We could be selective and only make views for certain frame types that are opaque. I'm not sure I see the value in that, except that it means we can ignore some bugs that are revealed by making all frame types eligible for having views. IMHO it is much cleaner to have no arbitrary restrictions on which frames can have views and which cannot; since we use views in several different circumstances, such restrictions will constantly come back to bite us. There are a number of places in the code that simply assume certain frames do not have associated views, and therefore break (typically because they forget to sync the view with the frame after reflow). I tracked down a lot of them and they were easy to fix once I understood the code and how reflows (or equivalent frame state changes) were being performed. Other than frame/view synchronization, I encountered problems with selection and mouse capture. Currently selection and mouse capture depend on which frames have views; typically you can't select content that's outside the view containing the start of the selection. This seems very wrong because whether the system needs a view for a frame or not should have no impact on selection behaviour. I had some patches that make selection independent of view structure. They seemed to work well.
is the comment about bringing mac in line with other platform's dirty rect painting still applicable? if this is topPerf, should we change the bug to that and then have dcone fix for 0.9?
ok, well, taking back so it doesn't fall off the radar.
Assignee: dcone → pinkerton
Status: ASSIGNED → NEW
Target Milestone: Future → mozilla0.9
roc? kmcclusk? can you respond to my last question?
Status: NEW → ASSIGNED
"Mac painting should do what happens on the other platforms: as each child window is asked to paint the area it intersects with the damage region, subtract that painted area from the damage region before passing to the next child window in z-order" Looking at the paint logic for Mac it looks like it is capable of rendering from front to back but there are some bugs which prevent us from doing this according to a comment in the code which sets up the front to back rendering. In addition it doesn't look like it has any logic to subtract the currently rendered child window from the clipregion when rendering from front to back. The current code just cycles through the child windows from back to front intersecting their rect with the damage rect and painting them. http://lxr.mozilla.org/seamonkey/source/widget/src/mac/nsWindow.cpp#1628 email@example.com is currently overloaded with printing issues. Maybe Waqar can take a look?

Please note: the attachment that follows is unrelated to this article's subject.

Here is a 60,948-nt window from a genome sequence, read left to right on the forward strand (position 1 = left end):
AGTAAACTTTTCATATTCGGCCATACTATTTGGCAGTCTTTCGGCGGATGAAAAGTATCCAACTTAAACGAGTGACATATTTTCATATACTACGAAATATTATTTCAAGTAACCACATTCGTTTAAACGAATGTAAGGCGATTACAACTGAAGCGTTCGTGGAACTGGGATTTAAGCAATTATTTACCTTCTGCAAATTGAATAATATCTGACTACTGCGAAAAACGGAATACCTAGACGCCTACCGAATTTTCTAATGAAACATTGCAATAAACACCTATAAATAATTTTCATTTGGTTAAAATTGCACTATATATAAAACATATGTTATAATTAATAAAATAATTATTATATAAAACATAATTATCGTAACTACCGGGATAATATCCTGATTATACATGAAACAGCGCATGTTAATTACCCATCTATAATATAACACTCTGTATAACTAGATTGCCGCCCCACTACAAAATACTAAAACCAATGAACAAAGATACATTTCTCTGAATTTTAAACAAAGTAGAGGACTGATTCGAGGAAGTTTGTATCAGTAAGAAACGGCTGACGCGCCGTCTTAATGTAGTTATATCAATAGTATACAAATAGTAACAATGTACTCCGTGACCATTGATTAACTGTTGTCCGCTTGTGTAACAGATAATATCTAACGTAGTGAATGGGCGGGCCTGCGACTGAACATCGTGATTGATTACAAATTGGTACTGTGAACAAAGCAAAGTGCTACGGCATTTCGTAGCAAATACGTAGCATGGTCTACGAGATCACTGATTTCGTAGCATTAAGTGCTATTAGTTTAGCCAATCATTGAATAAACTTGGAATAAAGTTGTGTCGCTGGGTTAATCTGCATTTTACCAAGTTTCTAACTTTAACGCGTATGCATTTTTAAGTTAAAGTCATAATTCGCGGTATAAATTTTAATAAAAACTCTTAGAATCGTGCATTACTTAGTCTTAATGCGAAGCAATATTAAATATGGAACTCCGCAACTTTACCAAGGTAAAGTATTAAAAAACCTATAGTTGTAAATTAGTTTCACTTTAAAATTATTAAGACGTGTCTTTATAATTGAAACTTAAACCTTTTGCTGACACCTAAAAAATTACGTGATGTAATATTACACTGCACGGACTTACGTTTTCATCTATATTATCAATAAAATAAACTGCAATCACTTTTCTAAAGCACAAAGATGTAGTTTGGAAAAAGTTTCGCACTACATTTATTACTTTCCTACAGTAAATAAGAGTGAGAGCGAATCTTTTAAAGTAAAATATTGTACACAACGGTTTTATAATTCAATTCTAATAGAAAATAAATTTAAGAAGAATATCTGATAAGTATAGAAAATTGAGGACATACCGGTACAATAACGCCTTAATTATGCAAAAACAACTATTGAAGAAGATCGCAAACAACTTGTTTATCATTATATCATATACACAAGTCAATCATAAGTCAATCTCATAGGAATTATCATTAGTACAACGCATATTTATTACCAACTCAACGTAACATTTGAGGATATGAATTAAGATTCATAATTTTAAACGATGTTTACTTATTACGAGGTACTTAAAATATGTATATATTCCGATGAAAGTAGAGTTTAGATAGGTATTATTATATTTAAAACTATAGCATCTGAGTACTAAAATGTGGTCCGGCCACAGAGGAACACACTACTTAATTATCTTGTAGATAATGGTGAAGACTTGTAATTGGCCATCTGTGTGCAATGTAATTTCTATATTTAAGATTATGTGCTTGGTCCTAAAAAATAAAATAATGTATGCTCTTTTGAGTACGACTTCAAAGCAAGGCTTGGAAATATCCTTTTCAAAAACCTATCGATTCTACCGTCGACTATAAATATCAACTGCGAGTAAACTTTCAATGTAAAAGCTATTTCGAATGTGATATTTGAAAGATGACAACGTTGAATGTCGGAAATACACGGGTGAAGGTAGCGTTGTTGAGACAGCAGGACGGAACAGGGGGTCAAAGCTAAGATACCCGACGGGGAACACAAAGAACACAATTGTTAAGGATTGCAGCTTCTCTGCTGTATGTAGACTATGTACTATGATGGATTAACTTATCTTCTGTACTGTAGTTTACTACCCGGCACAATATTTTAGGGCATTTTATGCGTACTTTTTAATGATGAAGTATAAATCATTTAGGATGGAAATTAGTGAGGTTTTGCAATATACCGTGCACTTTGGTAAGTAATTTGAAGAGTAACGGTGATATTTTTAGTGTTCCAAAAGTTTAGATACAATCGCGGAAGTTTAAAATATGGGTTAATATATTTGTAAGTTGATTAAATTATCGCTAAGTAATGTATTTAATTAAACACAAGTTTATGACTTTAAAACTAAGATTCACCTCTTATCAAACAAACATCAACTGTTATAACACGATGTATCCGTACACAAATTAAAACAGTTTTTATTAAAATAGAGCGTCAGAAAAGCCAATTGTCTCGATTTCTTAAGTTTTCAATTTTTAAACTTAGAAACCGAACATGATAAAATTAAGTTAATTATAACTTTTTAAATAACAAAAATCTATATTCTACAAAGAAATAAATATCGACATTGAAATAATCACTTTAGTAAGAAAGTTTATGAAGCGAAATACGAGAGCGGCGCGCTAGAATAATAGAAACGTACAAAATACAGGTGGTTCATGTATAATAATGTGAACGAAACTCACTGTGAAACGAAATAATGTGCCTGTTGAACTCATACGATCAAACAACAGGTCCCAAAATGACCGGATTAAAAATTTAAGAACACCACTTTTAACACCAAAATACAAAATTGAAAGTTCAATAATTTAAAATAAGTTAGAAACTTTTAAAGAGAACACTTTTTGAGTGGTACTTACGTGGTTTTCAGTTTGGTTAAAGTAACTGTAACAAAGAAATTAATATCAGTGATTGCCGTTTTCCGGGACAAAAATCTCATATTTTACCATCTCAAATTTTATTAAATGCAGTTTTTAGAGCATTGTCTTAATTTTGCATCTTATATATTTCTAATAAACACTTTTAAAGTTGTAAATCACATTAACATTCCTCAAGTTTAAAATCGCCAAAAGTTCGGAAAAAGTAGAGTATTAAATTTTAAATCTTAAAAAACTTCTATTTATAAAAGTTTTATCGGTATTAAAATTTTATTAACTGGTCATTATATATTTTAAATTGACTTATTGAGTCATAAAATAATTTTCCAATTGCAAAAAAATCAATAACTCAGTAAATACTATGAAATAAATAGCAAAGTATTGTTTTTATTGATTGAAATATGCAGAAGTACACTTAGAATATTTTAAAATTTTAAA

cc pierre, who may remember something about child window painting.
waqar, do you have time for this?
i cornered waqar and guilted him in front of his peers into taking this ;)
Assignee: pinkerton → waqar
Status: ASSIGNED → NEW
Setting milestone to mozilla0.9.1.
Target Milestone: mozilla0.9 → mozilla0.9.1
Working on 0.9 crasher bugs
Severity: critical → major
Status: NEW → ASSIGNED
Priority: -- → P4
Taking this bug
Assignee: waqar → kmcclusk
Status: ASSIGNED → NEW
Moving to Mozilla0.9.6
Target Milestone: mozilla0.9.5 → mozilla0.9.6
is bug 95952 related to this one?
Reassigning to dcone. Don: See comment #21. It explains what needs to be done.
Assignee: kmcclusk → dcone
Status: ASSIGNED → NEW
This patch paints from front to back and clips out anything that has been painted, keeps areas from being painted more than once.
Can you get some performance numbers on this?
i ran pageload tests on osx before/after w/out patch: avg 1894 ms with patch: avg 1779 ms that's a 6% speedup with the patch.
Attachment #61586 - Attachment description: test case main page → iframe1
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If you test with this example.. and count how many redraws, (every draw I increased i, and then printf at the end of the loop.) I found the old way was 42 paints.. the new way was 1 paint. This test case has one huge Iframe Covering 41 smaller ones. The test case points out all the un-needed paints, and how the patch makes all those go away.